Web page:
Tbilisi architecture biennial

An Atlas of Commoning: Places of Collective Production

online

20.10.20

Facebook, Airbnb and other companies, whose business models are based on the commercialization of social relationships, have transformed words like “community,” “sharing” or “us” into empty concepts that no longer represent solidarity or a progressive social agenda, but rather form the basis for an emerging platform capitalism. This economic development is accompanied by a global political shift fueled by traditional community notions of identity and affiliation, exclusion and discrimination.


Against this background, An Atlas of Commoning: Places of Collective Production—an exhibition and publication project by ifa (Institut für Auslandsbeziehungen) in collaboration with ARCH+—aims to recapture and redefine the open and emancipatory space of “us” as a concept. The project focuses on urban commons—here commons are to be understood as a set of practices dealing with the production and management of (material and immaterial) collective resources and spaces in general, rather than with the resources themselves, hence “commoning,” the verb takes center stage.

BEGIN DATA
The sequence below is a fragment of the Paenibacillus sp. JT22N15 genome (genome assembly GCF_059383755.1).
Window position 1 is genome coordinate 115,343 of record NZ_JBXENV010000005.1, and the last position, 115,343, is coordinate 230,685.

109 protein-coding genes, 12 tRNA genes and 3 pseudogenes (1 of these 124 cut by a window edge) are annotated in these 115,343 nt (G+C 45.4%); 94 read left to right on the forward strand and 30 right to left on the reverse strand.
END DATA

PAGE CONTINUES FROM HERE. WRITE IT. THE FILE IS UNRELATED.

Commoning is a process of negotiating differences and conflicts between the individual, the community, and society. It is a process that involves the spatial organization of the relationships between production and reproduction, ownership and access to resources. A process in which solidarity networks are created and individual and collective rights are redefined. This project questions prevailing social and political structures and searches for new forms of collective, yet pluralistic, governance. 


An Atlas of Commoning unfolds a network of ideas for a concept of commoning that aims for solidarity and emancipation, one that doesn’t bring individuals into line within the community but turns unique, the different, and the special into decisive qualities of togetherness. 


An Atlas of Commoning: Places of Collective Production premiered at Kunstraum Kreuzberg/Bethanien in Berlin in 2018, was shown at the Miller ICA, Purnell Center for the Arts in Pittsburgh in 2019, and will tour worldwide for ten years. The English edition of the publication was published in 2018.


Curatorial team: Anh-Linh Ngo, Mirko Gatti, Christian Hiller, Max Kaldenhoff, Christine Rüb (ARCH+); Elke aus dem Moore (ifa / Akademie Schloss Solitude); Stefan Gruber (CMU)


Editorial team: Anh-Linh Ngo, Mirko Gatti, Christian Hiller, Max Kaldenhoff, Stefan Gruber (CMU) 


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